Carrie is studying the socio-economic aspects of Huanglongbing, (Citrus Greening), a serious citrus disease that was recently found in California and has devastated the Florida citrus industry. She has an extensive background working with farmers domestically and internationally, at the USDA, as Peace Corps volunteer in Ghana, and on projects in Liberia and Uganda.
B.A. University of Wisconsin – Madison, Anthropology and Environmental Science
M.S. University of California – Davis, International Agricultural Development
M.S. University of California – Davis, Plant Pathology (2016)
Area of Specialization:
Plant disease epidemiology; systems modelling and analysis; integrated pest management
My research focuses on the the socio-economic aspects of Huanglongbing, (HLB/Citrus Greening). HLB is the biggest threat to international citrus production. The disease affects all citrus varieties and there is no cure. In the U.S., the disease is caused by the bacteria Candidatus Liberibacter asiaticus, which is vectored by the Asian citrus psyllid (ACP), Diaphorina citri.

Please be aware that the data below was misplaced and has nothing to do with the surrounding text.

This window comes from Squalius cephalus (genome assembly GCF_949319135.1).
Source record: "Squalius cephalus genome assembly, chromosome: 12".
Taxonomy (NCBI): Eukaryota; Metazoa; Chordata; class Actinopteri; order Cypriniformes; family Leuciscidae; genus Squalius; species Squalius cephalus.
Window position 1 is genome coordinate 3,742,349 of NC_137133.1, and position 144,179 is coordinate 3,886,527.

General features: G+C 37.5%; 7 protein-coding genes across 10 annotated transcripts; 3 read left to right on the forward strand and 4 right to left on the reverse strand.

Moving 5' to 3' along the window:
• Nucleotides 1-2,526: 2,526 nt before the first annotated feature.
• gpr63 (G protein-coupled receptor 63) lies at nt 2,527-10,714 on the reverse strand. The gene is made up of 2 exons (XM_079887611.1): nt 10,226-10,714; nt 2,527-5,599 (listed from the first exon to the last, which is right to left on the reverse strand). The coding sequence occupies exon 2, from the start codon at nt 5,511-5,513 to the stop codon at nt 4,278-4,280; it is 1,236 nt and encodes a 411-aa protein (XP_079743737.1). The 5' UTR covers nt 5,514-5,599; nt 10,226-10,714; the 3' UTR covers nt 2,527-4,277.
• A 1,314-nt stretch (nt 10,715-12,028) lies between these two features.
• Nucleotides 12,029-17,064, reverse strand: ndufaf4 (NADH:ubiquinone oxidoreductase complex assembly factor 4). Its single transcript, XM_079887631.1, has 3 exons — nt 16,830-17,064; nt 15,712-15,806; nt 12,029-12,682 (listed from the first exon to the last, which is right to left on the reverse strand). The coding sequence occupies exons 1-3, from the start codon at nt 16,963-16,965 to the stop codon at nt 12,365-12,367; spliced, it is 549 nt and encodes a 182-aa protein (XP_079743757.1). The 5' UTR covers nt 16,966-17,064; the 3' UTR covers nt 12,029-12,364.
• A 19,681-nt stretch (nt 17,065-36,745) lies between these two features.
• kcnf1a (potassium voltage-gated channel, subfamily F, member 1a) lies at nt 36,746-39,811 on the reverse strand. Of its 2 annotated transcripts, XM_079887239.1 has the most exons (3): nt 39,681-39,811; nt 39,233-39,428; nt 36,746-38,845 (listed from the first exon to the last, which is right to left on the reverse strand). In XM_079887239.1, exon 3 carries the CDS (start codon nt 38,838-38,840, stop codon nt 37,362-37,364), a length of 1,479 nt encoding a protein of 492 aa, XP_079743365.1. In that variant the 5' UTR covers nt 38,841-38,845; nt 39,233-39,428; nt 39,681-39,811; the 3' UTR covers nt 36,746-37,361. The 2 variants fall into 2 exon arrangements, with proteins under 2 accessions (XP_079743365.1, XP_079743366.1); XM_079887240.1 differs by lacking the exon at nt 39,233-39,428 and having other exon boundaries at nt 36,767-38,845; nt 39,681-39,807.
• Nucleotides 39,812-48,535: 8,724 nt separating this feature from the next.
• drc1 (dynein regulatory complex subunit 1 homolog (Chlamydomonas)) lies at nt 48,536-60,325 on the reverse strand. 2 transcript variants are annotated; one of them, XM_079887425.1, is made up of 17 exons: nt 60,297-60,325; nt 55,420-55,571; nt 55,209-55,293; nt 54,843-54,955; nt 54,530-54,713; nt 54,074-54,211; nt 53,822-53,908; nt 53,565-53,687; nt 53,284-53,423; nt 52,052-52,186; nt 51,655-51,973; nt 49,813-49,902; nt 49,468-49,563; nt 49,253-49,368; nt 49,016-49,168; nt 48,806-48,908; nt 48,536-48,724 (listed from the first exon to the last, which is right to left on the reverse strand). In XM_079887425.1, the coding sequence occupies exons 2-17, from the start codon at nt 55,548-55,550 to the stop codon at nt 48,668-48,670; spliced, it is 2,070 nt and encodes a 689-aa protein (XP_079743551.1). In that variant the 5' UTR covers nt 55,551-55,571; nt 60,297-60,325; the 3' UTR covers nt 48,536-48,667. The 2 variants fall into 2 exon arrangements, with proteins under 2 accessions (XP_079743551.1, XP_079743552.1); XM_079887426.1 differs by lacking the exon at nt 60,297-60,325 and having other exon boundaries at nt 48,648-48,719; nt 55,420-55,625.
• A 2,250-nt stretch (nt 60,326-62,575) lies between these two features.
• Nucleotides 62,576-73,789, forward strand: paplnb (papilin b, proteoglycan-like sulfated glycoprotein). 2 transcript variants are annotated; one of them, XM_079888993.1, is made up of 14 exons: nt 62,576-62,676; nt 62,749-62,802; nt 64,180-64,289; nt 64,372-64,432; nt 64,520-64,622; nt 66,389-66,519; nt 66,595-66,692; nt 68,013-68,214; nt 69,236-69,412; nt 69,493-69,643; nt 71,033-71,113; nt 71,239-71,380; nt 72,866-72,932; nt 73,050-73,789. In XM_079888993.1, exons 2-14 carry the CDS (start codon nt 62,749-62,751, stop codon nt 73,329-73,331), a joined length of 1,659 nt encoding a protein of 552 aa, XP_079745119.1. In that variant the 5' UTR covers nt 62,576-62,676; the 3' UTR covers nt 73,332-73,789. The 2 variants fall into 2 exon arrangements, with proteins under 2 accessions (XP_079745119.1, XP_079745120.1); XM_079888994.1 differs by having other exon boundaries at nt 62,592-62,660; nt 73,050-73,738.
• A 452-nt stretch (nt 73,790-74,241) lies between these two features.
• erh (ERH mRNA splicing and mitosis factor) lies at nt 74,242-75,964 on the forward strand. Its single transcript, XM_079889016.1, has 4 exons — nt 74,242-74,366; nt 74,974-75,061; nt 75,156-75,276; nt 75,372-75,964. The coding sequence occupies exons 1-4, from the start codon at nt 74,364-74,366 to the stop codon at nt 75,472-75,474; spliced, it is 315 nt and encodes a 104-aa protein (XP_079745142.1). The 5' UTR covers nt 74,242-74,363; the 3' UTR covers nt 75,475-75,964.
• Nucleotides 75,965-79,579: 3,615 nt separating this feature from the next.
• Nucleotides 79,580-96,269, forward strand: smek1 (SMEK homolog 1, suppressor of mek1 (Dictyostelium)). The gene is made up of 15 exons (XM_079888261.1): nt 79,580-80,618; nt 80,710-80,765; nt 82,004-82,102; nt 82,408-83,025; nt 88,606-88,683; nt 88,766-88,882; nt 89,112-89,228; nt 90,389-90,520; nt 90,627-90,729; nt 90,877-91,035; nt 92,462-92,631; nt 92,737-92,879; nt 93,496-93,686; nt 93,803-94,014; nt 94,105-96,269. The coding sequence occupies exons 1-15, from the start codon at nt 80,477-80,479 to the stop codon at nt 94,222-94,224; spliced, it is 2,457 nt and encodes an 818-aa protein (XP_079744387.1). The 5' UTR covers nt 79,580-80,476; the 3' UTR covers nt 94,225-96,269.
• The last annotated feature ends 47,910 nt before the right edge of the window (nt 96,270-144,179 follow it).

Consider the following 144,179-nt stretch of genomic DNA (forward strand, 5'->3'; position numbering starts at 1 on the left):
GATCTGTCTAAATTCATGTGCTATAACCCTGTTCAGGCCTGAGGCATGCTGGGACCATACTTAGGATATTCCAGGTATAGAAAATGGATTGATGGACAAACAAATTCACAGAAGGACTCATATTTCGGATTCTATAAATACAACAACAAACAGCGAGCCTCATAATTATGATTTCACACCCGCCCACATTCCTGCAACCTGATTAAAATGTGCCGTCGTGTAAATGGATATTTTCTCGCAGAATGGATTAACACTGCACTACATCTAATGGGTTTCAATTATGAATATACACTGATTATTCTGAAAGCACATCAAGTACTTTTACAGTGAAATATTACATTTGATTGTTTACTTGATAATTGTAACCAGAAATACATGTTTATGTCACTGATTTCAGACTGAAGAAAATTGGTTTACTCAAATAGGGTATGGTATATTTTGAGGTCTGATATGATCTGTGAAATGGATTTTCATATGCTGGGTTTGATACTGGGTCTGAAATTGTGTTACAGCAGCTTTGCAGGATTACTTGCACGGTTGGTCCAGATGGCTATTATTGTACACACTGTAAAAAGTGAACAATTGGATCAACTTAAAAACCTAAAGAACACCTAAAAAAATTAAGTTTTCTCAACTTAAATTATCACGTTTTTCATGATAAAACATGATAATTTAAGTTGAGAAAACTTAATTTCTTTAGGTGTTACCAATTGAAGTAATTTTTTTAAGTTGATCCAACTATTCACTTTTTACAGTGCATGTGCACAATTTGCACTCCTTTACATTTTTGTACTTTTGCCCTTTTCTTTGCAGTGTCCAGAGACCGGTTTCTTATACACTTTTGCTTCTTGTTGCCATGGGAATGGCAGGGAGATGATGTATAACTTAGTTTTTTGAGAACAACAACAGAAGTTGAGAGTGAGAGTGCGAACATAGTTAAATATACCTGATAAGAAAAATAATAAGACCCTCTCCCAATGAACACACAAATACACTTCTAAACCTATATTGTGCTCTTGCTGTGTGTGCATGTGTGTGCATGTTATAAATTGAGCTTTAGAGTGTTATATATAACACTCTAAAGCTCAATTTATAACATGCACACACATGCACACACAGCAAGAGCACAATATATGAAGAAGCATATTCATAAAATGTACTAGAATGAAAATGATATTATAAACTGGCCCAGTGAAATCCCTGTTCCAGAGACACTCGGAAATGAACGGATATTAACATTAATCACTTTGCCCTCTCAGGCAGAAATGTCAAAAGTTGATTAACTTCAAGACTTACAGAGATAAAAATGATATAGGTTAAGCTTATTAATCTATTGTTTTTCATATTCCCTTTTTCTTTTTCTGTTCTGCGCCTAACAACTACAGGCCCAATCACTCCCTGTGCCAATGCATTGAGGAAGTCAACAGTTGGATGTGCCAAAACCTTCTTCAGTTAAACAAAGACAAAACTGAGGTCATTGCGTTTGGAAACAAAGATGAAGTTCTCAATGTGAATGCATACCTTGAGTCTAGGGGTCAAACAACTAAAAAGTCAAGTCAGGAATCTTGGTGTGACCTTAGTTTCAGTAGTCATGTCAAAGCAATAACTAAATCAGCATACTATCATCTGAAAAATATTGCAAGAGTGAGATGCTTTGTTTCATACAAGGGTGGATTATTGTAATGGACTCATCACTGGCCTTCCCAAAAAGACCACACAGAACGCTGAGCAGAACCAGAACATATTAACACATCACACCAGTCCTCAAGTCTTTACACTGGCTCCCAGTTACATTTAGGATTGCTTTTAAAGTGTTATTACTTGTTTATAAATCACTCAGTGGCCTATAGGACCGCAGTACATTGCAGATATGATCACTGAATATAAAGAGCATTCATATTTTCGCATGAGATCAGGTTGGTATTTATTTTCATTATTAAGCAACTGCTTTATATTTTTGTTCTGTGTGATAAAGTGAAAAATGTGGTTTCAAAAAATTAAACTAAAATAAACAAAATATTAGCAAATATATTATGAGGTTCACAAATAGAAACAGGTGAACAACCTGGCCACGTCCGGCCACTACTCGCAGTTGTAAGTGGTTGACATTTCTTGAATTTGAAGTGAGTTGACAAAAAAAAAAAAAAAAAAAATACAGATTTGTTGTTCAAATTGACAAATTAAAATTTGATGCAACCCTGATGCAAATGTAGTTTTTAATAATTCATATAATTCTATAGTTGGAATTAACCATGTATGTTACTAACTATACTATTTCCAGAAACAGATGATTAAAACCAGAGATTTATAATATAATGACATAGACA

The ACP was detected in California in 2008 and HLB was found in March 2012 in Los Angeles County, which means it is now even more important to keep the psyllid populations low. But, traditional management options are not very effective and tend to lead to dramatic increases in pesticide use, so sustainability may be tied to adoption of biotechnology solutions. My project is concerned with mapping out this dilemma and studying the dynamics of the disease and human response.
Teiken, C., B. Grafton-Cardwell, P. Lemaux, and N. McRoberts. 2015. Using Genetic Engineering to Protect Citrus from Huanglongbing. Citrograph 6(1): 24-31.
Bell, M., A.B. Bohn, C. Teiken, N. Madden, E. Peach-Fine, J. Schweiger, and J. Shuck. 2013. Rapid Appraisal of the ICT for Agricultural Extension Landscape in Ghana. USAID Monitoring Extension and Advisory Services (MEAS) Publication: 1-62.